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Herbs and Spices That You Should Stay Away From


Throughout history, the world’s spice trade has controlled most of the globe. Spices and herbs are now available practically everywhere in the globe, thanks to globalization.

However, not every spice and herb is beneficial to your health. Some spices, on the other hand, might be bad for health actually. But how can you determine which ones you should stay away from? Although there is no strict rule for limiting herbs and spices, various herbs and spices have been linked to a variety of negative side effects.

Read on to find out which herbs and spices you should stay away from. But first, it’s important to understand the distinction between the two.

What Is the Distinction Between Spices and Herbs?

Although spices and herbs may seem to be identical at first glance, there are significant distinctions between them.

Spice is just a component of a plant that is used in food. The spice may be used to enhance the taste, fragrance, or color of cuisine. Spices may be extracted from a plant’s dried bark, root, fruit, or seed.

Herbs, like other plant materials, may be utilized for medical, cosmetic, or even religious reasons as well as for cooking. Herbs may be fresh or used dried, but unlike spices, they do not include the plant’s leaves, stalks, or blossoms.

Spices and Herbs You Should Stay Away From

Here are some herbs and spices you should stay away from now that you know what they are. Depending on the dosage, the consequences might vary from moderate to severe toxicity.


The first is nutmeg, which is manufactured from dried seeds collected from the Myristica trees. Nutmeg is a spice that originated in Indonesia and has become popular all over the globe. It’s a versatile spice that goes well with everything from curry to eggnog.

However, nutmeg does have a hidden disadvantage: it’s chemical composition. Elemicin and Myristicin are two chemical compounds found in nutmeg that may induce some unpleasant side effects. Nausea, disorientation, headaches, or even hallucinations are among the symptoms.

The excellent thing is that standard nutmeg dosages used in traditional dishes won’t cause these side effects.


Mace is a popular spice that comes from the Myristica tree, much like a nutmeg spice. Mace comes from the fruit around the seed, unlike in nutmeg, where just the seed is used. The nutmeg seed is left behind when the mace gets peeled off of the mature fruit before drying.

Another common spice in South Asia’s traditional cuisine is mace. It does, however, contain chemical components that are comparable to those highlighted in nutmeg. While a little dosage isn’t usually toxic, greater doses of mace may cause symptoms similar to nutmeg poisoning.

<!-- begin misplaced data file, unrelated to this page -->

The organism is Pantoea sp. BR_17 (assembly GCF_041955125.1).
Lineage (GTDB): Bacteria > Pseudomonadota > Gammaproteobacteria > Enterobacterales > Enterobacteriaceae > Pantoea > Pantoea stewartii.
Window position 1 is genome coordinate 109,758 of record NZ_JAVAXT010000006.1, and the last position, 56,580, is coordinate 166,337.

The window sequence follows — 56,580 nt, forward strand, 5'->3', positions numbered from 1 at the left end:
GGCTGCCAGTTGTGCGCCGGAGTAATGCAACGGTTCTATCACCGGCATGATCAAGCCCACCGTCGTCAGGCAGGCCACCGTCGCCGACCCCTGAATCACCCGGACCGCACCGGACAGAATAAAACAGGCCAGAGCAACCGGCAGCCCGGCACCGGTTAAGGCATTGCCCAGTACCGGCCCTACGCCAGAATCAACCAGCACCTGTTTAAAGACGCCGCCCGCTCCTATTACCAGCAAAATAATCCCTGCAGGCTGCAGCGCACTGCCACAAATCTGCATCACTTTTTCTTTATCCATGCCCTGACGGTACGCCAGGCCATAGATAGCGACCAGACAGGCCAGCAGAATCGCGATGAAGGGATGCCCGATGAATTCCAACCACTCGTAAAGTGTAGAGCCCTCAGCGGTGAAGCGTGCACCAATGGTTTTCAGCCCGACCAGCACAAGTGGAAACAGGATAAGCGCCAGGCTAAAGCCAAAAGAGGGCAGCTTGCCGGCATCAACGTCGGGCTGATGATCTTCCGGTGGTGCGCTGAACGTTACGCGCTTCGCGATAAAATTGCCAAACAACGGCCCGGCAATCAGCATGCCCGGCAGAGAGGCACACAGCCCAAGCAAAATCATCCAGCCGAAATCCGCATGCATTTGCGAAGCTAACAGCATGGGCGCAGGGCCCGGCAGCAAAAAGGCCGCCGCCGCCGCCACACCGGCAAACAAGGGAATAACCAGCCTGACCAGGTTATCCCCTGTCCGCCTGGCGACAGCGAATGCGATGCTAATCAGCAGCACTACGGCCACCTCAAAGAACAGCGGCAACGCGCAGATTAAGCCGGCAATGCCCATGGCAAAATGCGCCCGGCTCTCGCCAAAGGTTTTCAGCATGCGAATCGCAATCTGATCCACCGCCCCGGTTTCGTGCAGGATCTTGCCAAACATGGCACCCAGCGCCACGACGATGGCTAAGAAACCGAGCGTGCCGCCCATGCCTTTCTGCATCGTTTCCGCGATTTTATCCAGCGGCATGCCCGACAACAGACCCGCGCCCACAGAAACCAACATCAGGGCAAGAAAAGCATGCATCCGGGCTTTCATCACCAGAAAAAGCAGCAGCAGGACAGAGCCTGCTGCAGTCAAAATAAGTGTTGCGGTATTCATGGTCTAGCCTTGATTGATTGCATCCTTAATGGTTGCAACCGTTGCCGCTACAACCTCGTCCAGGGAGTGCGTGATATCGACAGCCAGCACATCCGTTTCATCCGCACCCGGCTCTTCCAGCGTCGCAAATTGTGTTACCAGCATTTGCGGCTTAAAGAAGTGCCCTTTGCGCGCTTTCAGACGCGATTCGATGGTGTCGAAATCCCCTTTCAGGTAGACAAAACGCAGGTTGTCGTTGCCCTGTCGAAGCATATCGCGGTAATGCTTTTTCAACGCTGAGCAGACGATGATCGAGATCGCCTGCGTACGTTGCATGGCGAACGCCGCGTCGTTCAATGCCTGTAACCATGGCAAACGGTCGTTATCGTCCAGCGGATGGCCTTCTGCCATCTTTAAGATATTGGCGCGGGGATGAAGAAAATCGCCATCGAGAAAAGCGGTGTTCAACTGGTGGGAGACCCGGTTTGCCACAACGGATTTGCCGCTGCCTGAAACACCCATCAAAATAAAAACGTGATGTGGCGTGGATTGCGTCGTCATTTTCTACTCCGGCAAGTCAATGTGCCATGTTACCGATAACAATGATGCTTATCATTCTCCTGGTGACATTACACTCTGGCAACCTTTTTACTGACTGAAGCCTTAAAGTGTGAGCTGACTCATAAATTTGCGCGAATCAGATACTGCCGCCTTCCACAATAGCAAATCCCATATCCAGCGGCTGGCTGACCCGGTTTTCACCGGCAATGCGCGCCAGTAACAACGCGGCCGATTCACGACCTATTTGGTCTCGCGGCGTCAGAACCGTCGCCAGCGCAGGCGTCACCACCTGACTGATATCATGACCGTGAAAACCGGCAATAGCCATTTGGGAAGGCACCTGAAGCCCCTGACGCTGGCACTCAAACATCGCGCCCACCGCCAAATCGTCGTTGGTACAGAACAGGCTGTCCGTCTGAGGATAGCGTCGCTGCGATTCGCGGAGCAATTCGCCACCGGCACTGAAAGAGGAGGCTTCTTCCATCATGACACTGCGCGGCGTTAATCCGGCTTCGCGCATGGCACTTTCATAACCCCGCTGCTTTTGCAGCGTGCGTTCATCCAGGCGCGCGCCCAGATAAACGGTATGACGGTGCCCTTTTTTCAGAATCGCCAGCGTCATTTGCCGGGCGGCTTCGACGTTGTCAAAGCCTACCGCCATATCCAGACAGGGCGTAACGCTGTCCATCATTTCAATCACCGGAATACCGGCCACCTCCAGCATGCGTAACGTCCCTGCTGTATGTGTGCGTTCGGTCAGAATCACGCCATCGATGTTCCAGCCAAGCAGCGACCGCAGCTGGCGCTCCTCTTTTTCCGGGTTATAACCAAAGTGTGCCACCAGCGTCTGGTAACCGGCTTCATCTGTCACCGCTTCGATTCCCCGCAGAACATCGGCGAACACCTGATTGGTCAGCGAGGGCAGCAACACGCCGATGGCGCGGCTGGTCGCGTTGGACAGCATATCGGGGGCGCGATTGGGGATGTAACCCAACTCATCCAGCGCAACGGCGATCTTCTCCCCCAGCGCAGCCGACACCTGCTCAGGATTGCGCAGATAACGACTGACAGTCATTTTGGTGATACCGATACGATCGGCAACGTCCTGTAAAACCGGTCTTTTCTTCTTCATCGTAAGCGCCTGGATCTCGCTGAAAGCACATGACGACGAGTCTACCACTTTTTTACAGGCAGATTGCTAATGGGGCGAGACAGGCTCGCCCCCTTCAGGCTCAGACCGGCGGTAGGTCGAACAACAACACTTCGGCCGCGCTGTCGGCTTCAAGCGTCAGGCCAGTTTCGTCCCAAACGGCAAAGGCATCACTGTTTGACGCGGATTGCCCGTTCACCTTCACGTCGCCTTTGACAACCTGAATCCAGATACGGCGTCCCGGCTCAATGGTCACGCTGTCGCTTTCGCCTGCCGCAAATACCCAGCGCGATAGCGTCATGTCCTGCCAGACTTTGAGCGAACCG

You’ve undoubtedly spotted Datura flowers growing in a backyard or in the wilderness. While Datura seems to be a lovely plant, it has a dark underbelly: large dosages may cause delirium, full psychosis, and hallucinations.

Datura, often known as a devil’s weed, moonflower, or hell’s bells, is not edible. As a result, you should stay away from this plant at all costs. Keep dogs and small children away from Datura plants that may be growing nearby.


You may be shocked to learn that cinnamon is included on this list. After all, how can such a benign spice be dangerous? Cinnamon is a lovely ingredient to cinnamon buns, Frappuccino, and many desserts, but too much of it may be dangerous.

While moderate amounts of cinnamon are often used in traditional medicine and have been shown to offer health advantages, larger quantities may cause unpleasant side effects. Excessive cinnamon intake may lead to stomach distress, allergic responses, and even liver damage.

Sage (Salvia Divinorum)

Salvia Divinorum, sometimes called sage, is a plant that may have a variety of effects when taken.

Salvia Divinorum has historically been used for ceremonial and medicinal reasons rather than for cooking. Salvia Divinorum is chewed, smoked, or brewed into a tea by healers and shamans.

Dissociation, hallucinations, and depersonalization are all common adverse effects of Salvia use.

What Herbs and Spices Should You Add to Your Diet?

While there are some herbs and spices that you shouldn’t have in a lot of quantity, a lot of spices and herbs do have many benefits. The following ones can be great for you:

    • Turmeric: Is rich in antioxidants and has anti-inflammatory, antibacterial, anti-parasitic, and antiviral properties.
    • Ginger: Has a great level of antioxidants and has anti-inflammatory properties. It is also great for people who experience morning sickness, motion sickness, and seasickness. It even has anti-cancerous effects.
    • Cumin: Is quite beneficial for cholesterol, weight loss, and stress management.
    • Peppermint: It has amazing cooling effects as well as improves digestive health. It also has antibacterial properties. It can also improve the function of the heart and lungs. The menthol and cooling effect when used in creams and ointments also provides relief from muscle pains.
    • Chili Powder: The spice can be conducive for weight loss by significantly reducing the fat deposit levels in the body. It has also been linked to better heart health.
    • Parsley: It can be a great treatment for allergies and high blood pressure. It is also full of beneficial vitamins, antioxidants, and carotenoids.

In Conclusion

When you consider herbs and spices that you should stay away from, be careful. Some of them may have negative side effects if taken in excess, while others must be avoided outright.

Always keep in mind that the dosage determines the poison. If you think you’ve consumed anything poisonous, call paramedics or seek medical help right once.